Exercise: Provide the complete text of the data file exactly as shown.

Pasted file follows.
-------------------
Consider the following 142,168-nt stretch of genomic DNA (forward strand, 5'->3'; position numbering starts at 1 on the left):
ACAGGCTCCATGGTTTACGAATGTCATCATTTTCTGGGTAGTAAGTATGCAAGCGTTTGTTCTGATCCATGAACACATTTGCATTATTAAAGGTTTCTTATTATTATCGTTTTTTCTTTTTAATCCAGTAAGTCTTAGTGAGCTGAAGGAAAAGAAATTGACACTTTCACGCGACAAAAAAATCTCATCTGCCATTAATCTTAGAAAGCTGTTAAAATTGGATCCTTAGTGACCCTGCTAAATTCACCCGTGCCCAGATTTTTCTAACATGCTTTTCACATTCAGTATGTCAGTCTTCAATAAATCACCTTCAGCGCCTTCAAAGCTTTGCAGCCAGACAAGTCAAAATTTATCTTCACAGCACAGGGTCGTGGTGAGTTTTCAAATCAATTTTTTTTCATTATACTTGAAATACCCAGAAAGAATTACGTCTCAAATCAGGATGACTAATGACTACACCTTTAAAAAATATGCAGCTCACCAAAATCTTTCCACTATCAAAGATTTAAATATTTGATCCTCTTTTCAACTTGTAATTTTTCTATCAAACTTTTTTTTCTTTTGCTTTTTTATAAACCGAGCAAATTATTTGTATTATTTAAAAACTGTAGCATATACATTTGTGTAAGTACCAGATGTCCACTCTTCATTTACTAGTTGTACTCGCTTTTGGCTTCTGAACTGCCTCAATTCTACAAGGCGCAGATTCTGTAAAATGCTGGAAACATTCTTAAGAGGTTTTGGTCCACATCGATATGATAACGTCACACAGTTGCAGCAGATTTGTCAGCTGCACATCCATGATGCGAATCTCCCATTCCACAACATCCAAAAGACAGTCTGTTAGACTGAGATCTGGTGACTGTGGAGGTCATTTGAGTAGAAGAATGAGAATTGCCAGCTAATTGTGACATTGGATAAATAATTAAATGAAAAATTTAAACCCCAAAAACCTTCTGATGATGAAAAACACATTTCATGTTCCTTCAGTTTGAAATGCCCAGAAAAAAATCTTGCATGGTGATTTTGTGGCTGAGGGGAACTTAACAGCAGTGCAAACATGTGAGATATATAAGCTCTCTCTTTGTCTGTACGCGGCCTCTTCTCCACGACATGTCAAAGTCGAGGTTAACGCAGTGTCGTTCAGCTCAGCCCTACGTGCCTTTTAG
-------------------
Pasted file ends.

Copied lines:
Consider the following 142,168-nt stretch of genomic DNA (forward strand, 5'->3'; position numbering starts at 1 on the left):
ACAGGCTCCATGGTTTACGAATGTCATCATTTTCTGGGTAGTAAGTATGCAAGCGTTTGTTCTGATCCATGAACACATTTGCATTATTAAAGGTTTCTTATTATTATCGTTTTTTCTTTTTAATCCAGTAAGTCTTAGTGAGCTGAAGGAAAAGAAATTGACACTTTCACGCGACAAAAAAATCTCATCTGCCATTAATCTTAGAAAGCTGTTAAAATTGGATCCTTAGTGACCCTGCTAAATTCACCCGTGCCCAGATTTTTCTAACATGCTTTTCACATTCAGTATGTCAGTCTTCAATAAATCACCTTCAGCGCCTTCAAAGCTTTGCAGCCAGACAAGTCAAAATTTATCTTCACAGCACAGGGTCGTGGTGAGTTTTCAAATCAATTTTTTTTCATTATACTTGAAATACCCAGAAAGAATTACGTCTCAAATCAGGATGACTAATGACTACACCTTTAAAAAATATGCAGCTCACCAAAATCTTTCCACTATCAAAGATTTAAATATTTGATCCTCTTTTCAACTTGTAATTTTTCTATCAAACTTTTTTTTCTTTTGCTTTTTTATAAACCGAGCAAATTATTTGTATTATTTAAAAACTGTAGCATATACATTTGTGTAAGTACCAGATGTCCACTCTTCATTTACTAGTTGTACTCGCTTTTGGCTTCTGAACTGCCTCAATTCTACAAGGCGCAGATTCTGTAAAATGCTGGAAACATTCTTAAGAGGTTTTGGTCCACATCGATATGATAACGTCACACAGTTGCAGCAGATTTGTCAGCTGCACATCCATGATGCGAATCTCCCATTCCACAACATCCAAAAGACAGTCTGTTAGACTGAGATCTGGTGACTGTGGAGGTCATTTGAGTAGAAGAATGAGAATTGCCAGCTAATTGTGACATTGGATAAATAATTAAATGAAAAATTTAAACCCCAAAAACCTTCTGATGATGAAAAACACATTTCATGTTCCTTCAGTTTGAAATGCCCAGAAAAAAATCTTGCATGGTGATTTTGTGGCTGAGGGGAACTTAACAGCAGTGCAAACATGTGAGATATATAAGCTCTCTCTTTGTCTGTACGCGGCCTCTTCTCCACGACATGTCAAAGTCGAGGTTAACGCAGTGTCGTTCAGCTCAGCCCTACGTGCCTTTTAG